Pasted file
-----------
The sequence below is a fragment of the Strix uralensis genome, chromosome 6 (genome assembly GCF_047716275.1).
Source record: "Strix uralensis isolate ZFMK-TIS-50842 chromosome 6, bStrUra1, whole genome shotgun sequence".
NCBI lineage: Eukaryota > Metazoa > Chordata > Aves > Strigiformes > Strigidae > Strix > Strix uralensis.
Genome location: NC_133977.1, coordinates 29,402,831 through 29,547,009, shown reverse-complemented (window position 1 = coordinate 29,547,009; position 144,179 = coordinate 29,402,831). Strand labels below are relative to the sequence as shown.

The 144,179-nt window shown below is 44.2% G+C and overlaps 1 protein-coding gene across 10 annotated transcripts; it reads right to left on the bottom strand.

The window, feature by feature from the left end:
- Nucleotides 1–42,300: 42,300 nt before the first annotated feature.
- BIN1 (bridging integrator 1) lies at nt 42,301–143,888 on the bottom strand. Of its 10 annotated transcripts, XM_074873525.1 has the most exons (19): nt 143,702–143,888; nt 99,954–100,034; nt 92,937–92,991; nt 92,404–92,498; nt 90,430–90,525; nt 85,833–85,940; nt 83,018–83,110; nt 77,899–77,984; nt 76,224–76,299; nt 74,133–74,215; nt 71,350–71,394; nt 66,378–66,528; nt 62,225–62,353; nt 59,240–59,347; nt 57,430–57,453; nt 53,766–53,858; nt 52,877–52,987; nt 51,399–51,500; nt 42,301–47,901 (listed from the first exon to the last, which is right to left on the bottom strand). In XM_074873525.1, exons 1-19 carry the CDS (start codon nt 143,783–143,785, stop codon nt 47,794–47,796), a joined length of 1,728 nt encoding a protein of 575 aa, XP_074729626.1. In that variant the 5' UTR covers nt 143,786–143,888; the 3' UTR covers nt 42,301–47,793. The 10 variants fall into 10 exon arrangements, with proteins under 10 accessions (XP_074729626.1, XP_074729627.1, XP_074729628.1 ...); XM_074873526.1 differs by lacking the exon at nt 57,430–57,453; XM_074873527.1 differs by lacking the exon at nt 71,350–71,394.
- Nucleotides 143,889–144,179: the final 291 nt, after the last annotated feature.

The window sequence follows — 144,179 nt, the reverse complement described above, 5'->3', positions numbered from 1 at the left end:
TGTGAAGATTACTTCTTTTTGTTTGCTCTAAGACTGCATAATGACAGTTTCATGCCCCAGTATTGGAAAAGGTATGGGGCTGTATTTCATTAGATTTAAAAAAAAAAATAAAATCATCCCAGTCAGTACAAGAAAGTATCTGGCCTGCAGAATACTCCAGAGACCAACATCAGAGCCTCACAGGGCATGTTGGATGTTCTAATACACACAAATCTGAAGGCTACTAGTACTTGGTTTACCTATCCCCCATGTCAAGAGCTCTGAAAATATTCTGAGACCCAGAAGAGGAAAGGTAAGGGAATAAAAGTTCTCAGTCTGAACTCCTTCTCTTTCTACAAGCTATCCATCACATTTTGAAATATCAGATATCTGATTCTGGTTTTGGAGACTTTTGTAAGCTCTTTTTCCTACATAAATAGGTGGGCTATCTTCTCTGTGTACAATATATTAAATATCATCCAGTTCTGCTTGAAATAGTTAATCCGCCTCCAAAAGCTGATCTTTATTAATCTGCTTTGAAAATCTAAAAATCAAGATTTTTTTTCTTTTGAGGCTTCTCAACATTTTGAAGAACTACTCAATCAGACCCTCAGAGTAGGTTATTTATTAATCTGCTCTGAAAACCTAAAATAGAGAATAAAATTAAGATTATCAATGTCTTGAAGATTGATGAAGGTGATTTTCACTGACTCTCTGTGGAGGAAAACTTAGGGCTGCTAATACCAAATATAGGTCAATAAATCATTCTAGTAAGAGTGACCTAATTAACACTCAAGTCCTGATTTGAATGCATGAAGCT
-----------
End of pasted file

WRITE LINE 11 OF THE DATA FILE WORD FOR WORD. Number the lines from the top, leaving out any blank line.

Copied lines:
TGTGAAGATTACTTCTTTTTGTTTGCTCTAAGACTGCATAATGACAGTTTCATGCCCCAGTATTGGAAAAGGTATGGGGCTGTATTTCATTAGATTTAAAAAAAAAAATAAAATCATCCCAGTCAGTACAAGAAAGTATCTGGCCTGCAGAATACTCCAGAGACCAACATCAGAGCCTCACAGGGCATGTTGGATGTTCTAATACACACAAATCTGAAGGCTACTAGTACTTGGTTTACCTATCCCCCATGTCAAGAGCTCTGAAAATATTCTGAGACCCAGAAGAGGAAAGGTAAGGGAATAAAAGTTCTCAGTCTGAACTCCTTCTCTTTCTACAAGCTATCCATCACATTTTGAAATATCAGATATCTGATTCTGGTTTTGGAGACTTTTGTAAGCTCTTTTTCCTACATAAATAGGTGGGCTATCTTCTCTGTGTACAATATATTAAATATCATCCAGTTCTGCTTGAAATAGTTAATCCGCCTCCAAAAGCTGATCTTTATTAATCTGCTTTGAAAATCTAAAAATCAAGATTTTTTTTCTTTTGAGGCTTCTCAACATTTTGAAGAACTACTCAATCAGACCCTCAGAGTAGGTTATTTATTAATCTGCTCTGAAAACCTAAAATAGAGAATAAAATTAAGATTATCAATGTCTTGAAGATTGATGAAGGTGATTTTCACTGACTCTCTGTGGAGGAAAACTTAGGGCTGCTAATACCAAATATAGGTCAATAAATCATTCTAGTAAGAGTGACCTAATTAACACTCAAGTCCTGATTTGAATGCATGAAGCT